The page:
Current best evidence for clinical care (more info)
To investigate the effects of renin-angiotensin-aldosterone system (RAAS) inhibitors on the prognosis in patients with coronavirus disease 2019 (COVID-19). A meta-analysis was performed. We systematically searched PubMed, the Cochrane Library, the Web of Science, EMBASE, medRxiv, and bioRxiv database through October 30, 2020. The primary and secondary outcomes were mortality and severe COVID-19, respectively. We included 25 studies with 22,734 COVID-19 patients, and we compared the outcomes between patients who did and did not receive angiotensin-converting enzyme inhibitors/angiotensin receptor blockers (ACEIs/ARBs). The use of ACEIs/ARBs was not associated with higher risks of severe disease (odds ratio [OR] = 0.89; 95% confidence interval [CI]: 0.63, 1.15; I2 = 38.55%), mechanical ventilation (OR = 0.89; 95% CI: 0.61, 1.16; I2 = 3.19%), dialysis (OR = 1.24; 95% CI: 0.09, 2.39; I2 = 0.00%), or the length of hospital stay (SMD = 0.05; 95% CI: -0.16, 0.26; I2 = 84.43%) in COVID-19 patients. The effect estimates showed an overall protective effect of ACEIs/ARBs against mortality (OR = 0.65; 95% CI: 0.46, 0.85; I2 = 73.37%), severity/mortality (OR = 0.69; 95% CI: 0.43, 0.95; I2 = 22.90%), transfer to the intensive care unit among COVID-19 patients with hypertension (OR = 0.36, 95% CI: 0.19, 0.53, I2 = 0.00%), hospitalization (OR = 0.79; 95% CI: 0.60, 0.98; I2 = 0.00%), and acute respiratory distress syndrome (OR = 0.71; 95% CI: 0.46, 0.95; I2 = 0.00%). The use of RAAS inhibitor was not associated with increased mortality or disease severity in COVID-19 patients. This study supports the current guidelines that discourage the discontinuation of RAAS inhibitors in COVID-19 patients.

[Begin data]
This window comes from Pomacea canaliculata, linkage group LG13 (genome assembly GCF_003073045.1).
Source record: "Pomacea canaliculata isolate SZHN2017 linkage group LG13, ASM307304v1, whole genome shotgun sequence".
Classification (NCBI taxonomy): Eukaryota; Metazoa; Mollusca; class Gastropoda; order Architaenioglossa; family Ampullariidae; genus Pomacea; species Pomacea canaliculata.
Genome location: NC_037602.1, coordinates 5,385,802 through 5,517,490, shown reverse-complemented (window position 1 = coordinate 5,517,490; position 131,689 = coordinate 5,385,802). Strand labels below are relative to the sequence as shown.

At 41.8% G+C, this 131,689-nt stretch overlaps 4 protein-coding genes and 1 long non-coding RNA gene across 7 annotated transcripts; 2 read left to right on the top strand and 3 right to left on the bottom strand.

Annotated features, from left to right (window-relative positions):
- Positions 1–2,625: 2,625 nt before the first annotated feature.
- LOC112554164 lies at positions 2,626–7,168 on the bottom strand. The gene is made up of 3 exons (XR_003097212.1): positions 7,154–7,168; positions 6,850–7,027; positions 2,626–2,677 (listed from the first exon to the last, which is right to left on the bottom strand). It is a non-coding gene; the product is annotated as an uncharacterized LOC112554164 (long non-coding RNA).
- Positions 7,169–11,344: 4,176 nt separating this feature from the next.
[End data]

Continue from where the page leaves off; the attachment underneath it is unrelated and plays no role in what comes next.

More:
|Discipline / Specialty Area||Score|
|Family Medicine (FM)/General Practice (GP)||
|General Internal Medicine-Primary Care(US)||
COVID-19 is a big concern in the world. The coronavirus is known as connecting with ACE2 receptor, thus discontinuation of ARB was thought to be necessary in patients with hypertension treated with this medicine. This meta-analysis shows there was no obvious relation with discontinuation of ARB. According to these data, we should keep giving ARB to these patients.
These results confirm what I and most of my colleagues know about the effect of renin-angiotensin-aldosterone system (RAAS) inhibitors on the prognosis in patients with COVID-19.
This study confirms existing knowledge on this topic.
This meta analysis of 25 studies showed that the use of ACEIs/ARBs does not worsen outcomes in COVID-19 and may even be protective.